A tale of two Olympians

May 24, 2016

As one athlete trains for his first Olympics, another is preparing for his third trip to the Summer Games. But Matt Baranoski and Bobby Lea have more than one thing in common: They are the only two U.S. men to qualify for track cycling events at the games in Rio De Janeiro and they are both former Penn State Lehigh Valley cyclists.

Baranoski, of Perkasie, Pennsylvania, who was the youngest USA Cycling Elite National Champion, qualified for his first Olympic Games and will be competing in the Keirin event, an eight-lap sprint event. Lea of Topton, Pennsylvania, who is one of the most-decorated cyclists in American history, qualified for his third, having competed in the Summer Games in Beijing and London. Lea will be competing in the Omnium, made up of six events over two days. When comparing track cycling to running, Baranoski would be the sprinter; Lea would be the marathoner.

Their events and training could not be more different, but their paths have crossed for over 15 years. Lea was actually one of the teenage coaches when Baranoski first ventured onto the track at the Valley Preferred Cycling Center in Breinigsville as a child. Their careers and journeys have been linked ever since and now the two men will represent the U.S. along with five female athletes in the track cycling events at the Summer Olympics.

“I have had the chance to watch Matt go through the cycle and develop. We have been racing together and crossing paths for a long time,” said Lea. “One way or another, friendship overrides the competitive side.”

“We have ridden on the same pro team together and we also share an allegiance to Penn State,” said Baranoski, a Schreyer Scholar.

Lea graduated from Penn State Lehigh Valley in 2006 with a degree in business. Baranoski, an electrical engineering major, attended Penn State Lehigh Valley for two years before transitioning to University Park where he is now on a two-year leave of absence to train for the Olympics. They were both attracted to Penn State Lehigh Valley because of the desire to ride for the renowned former cycling coach, Jim Young, but both gained more than they ever could have imagined from the campus.

“Having the support of everyone from Penn State Lehigh Valley was absolutely instrumental in my success over the years,” said Lea. “It was such a formative time in my career and was a great time to find my way in the sport and figure out who I was. The Penn State community as a whole, regardless of the sport, has been a fantastic tradition to be a part of. I am proud to continue to fly that flag.”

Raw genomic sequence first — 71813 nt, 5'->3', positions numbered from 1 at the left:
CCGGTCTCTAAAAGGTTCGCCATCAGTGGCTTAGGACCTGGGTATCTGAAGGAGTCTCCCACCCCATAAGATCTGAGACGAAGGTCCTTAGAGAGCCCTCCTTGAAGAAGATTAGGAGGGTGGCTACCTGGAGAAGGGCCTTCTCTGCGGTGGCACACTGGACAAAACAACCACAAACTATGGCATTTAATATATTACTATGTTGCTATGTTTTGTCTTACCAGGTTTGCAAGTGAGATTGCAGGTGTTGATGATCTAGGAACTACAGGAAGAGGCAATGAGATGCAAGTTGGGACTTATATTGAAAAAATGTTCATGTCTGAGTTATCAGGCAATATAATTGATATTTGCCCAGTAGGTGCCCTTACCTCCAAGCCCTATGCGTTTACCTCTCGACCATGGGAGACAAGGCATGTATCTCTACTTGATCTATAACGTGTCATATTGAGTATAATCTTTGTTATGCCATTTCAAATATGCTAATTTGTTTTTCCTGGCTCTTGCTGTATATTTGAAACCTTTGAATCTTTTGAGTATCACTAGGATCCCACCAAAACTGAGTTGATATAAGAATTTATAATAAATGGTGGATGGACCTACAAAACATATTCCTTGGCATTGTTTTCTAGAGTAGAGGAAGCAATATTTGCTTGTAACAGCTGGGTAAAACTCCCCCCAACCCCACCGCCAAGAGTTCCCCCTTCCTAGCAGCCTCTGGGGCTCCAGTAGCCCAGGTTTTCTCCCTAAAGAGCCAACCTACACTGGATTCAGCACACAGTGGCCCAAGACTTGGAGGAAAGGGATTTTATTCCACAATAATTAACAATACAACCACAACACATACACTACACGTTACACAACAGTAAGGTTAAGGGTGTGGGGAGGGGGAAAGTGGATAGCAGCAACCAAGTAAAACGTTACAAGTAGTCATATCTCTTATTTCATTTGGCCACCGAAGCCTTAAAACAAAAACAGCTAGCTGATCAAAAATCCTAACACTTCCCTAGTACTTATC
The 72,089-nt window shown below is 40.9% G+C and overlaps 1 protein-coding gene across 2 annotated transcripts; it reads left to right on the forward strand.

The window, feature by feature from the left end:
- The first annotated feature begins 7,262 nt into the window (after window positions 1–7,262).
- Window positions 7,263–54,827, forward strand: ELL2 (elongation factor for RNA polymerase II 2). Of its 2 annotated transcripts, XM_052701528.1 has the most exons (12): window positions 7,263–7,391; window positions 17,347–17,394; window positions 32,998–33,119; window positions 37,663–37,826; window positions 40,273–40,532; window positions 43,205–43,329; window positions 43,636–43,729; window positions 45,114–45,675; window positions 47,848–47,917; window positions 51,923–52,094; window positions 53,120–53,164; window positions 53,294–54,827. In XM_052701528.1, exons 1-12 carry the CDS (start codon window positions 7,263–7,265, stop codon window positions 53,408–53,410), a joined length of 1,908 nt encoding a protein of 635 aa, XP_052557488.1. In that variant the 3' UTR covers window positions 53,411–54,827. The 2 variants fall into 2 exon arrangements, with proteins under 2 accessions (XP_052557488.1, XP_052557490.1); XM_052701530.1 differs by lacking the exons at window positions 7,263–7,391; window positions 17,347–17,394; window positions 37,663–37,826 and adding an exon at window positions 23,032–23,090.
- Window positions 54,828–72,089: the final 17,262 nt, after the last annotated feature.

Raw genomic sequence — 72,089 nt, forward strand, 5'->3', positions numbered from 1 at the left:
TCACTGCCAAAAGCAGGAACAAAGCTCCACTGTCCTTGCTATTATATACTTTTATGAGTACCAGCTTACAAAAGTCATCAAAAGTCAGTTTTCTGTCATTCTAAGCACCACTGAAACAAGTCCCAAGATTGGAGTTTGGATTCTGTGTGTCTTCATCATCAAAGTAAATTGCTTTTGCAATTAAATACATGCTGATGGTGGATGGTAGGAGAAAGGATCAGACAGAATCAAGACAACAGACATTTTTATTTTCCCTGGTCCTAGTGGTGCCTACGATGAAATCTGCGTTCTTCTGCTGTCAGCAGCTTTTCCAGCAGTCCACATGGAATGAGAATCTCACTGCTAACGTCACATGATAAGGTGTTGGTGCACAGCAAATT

“I definitely still feel support from Penn State Lehigh Valley. People were so welcoming and expressed how great they thought it was for me to be there. They were also supportive with whatever I needed and were flexible with my schedule,” said Baranoski, who went on to ride for Penn State University.

The collegiate cycling program at Penn State Lehigh Valley has a rich history of a legendary, long-time coach, numerous collegiate cycling champions and athletes who have since gone on to become Olympians, such as Lea and Baranoski, among others.

As the last several weeks of training come to a close, Lea offered advice to Baranoski for his first trip to the Games.

“Nothing will compare to the Olympics. It is an incredible experience and such a special time in our lives. The feeling of walking through the tunnel and stepping onto the infield in the Opening Ceremony is something you’ll never forget in your entire life. While performance is a huge part of it and you go in with highest expectations, at the end of the day we all come out of it as part of a great club of Olympians,” said Lea.

Both athletes plan to head to Brazil for the Summer Olympics in early August.

  • Cyclist competing at London Olympics

    Bobby Lea competed in both the Beijing and the London Summer Olympics. He will compete in his third Summer Games this August in Rio De Janeiro.

    IMAGE: Penn State
  • Matt Baranoski and Bobby Lea

    Matt Baranoski (Left) and Bobby Lea (Right) are two former Penn State Lehigh Valley track cyclists and the only two U.S. men who qualified to compete in track cycling events at the Summer Games in Rio De Janeiro in August.

    IMAGE: Penn State
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Last Updated May 24, 2016